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Mini filter driver to redirect file access

kriankrian Member Posts: 5

Hello,

I’m new to driver and windows programming and I have some doubts about a project I'm doing. I’m developing a minifilter driver to redirect all create, open and write operations of a local file to a shared one. For example:
I want to redirect all the operations mentioned above from C:\tmp\foo.txt to D:\dir\foo.txt.
After looking the microsoft examples and another posts trying to do some redirections like me I arrived to the conclusion that I should use STATUS_REPARSE. Is this the correct approach or should I use a different method?

Actually I know it works for the IRP_MJ_CREATE, but will it work with write and delete operations or should I use a different method?

Thank you for any help.

Comments

  • rod_widdowsonrod_widdowson Member - All Emails Posts: 1,045

    I’m new to driver and windows programming

    Two learning cliffs for the price of one. Three if you include Windows File systems as being as complicated again as windows device drivers. Good luck.

    Actually I know it works for the IRP_MJ_CREATE, but will it work with write and delete operations or should I use a different method?

    Once the file has been opened that's it. The read/write/delete operations go to the file object and it doesn't care what the name is.
     
    Which is the right way to go? Without knowing your requirements in detail we cannot say, but for a first project doing reparse is relatively easy approach.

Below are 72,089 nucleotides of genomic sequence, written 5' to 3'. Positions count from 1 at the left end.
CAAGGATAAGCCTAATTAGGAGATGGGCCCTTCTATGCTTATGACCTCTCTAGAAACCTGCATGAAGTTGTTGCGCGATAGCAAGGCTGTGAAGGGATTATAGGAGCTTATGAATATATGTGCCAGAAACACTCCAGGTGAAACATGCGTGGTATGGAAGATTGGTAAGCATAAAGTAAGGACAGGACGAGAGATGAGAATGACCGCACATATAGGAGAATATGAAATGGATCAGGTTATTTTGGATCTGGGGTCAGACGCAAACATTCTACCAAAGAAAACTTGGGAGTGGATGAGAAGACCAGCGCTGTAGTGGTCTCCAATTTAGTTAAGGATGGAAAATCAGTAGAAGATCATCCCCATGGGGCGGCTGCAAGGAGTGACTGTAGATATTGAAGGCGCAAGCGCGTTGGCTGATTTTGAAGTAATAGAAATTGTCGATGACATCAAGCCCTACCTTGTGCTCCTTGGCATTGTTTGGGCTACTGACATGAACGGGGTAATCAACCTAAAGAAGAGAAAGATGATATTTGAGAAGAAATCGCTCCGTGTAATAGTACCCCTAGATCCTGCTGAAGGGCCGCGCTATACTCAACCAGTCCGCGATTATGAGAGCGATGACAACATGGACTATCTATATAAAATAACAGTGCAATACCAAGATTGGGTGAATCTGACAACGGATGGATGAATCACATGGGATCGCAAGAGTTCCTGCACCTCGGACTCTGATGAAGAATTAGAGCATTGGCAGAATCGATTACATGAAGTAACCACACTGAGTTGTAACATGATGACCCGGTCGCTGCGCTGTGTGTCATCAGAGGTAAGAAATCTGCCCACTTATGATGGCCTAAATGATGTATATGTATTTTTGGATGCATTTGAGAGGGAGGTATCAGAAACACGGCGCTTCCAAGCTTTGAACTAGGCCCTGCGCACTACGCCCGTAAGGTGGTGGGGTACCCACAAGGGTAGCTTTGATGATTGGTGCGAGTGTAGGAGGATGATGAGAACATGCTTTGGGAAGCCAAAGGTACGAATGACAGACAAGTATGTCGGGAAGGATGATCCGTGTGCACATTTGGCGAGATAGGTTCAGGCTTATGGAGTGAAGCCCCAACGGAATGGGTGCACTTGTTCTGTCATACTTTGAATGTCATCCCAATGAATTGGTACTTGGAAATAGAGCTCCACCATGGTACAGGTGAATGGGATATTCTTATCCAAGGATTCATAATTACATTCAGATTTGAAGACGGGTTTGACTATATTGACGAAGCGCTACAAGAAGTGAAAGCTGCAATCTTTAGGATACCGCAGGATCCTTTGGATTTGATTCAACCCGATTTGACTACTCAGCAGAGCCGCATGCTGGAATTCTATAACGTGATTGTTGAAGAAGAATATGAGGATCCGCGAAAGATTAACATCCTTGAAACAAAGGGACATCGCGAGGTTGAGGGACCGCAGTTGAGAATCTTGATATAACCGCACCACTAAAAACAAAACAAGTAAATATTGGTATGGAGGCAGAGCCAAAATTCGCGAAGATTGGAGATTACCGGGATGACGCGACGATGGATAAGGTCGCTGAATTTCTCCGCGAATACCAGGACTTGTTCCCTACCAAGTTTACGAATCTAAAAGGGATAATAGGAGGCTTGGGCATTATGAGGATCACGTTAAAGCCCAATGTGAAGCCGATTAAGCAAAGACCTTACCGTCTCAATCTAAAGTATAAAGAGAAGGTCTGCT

Amongst the many issues you will have will be that the name of the file object will now be d:\dir\foo.txt. So (for instance) if this file contains a virus the AV will complain about the virus on d:\dir\foo.txt and the user (who opened the file) c:\tmp\foo.txt might get confused.
     
    Off the top of my head renames and relative opens are other things to worry about.

    • c:\> move c:\tmp\foo.txt c:\usersjkrian\desktop\krian.txt will fail which might make people surprised
    • An open of tmp\foo\txt relative to a HANDLE opened to c:\ might not give you d:\dir\foo.txt
       

    There are no doubt other issues. Drop back in and let us know how you are getting on...

  • kriankrian Member Posts: 5

    Hello,
    thank you for your help rod_widdowson, and sorry for my late response, i've been busy coding this week

    This project origins because I want to acces a file that normally it's stored in local from different servers. Let's say that I have with an app that stores info in a local file and I have this app installed in different servers. I want to redirect all the operations to that file to a remote disk shared by all the servers so this app will always read the file in the remote device, reading the same file from all servers.

    I've been coding this week, using some examples I found online and the ones in the Microsoft GitHub I am able to redirect the file operations when they are done in the same drive but I am not able to redirect the acces to a remote drive.

    I notice that with FltParseFileNameInformation() function I get the Volume name like \Device\VolumeHarddisk2\ for the C: drive and \Device\VolumeHarddisk3\ for the D: drive, the one I want to redirect the files.
    I modify the name of the FIleObject with IoReplaceFileObjectName with the final Path I want to redirect the file and then I set the STATUS_REPARSE and call FltSetCallbackDataDirty().
    This approach works fine when redirecting into the same drive but it is crashing when I try to redirect to the drive D:
    Do I need to use a different approach to achieve the drive redirection? Or is there something that I am missing?

    Thank you for your time.

  • rod_widdowsonrod_widdowson Member - All Emails Posts: 1,045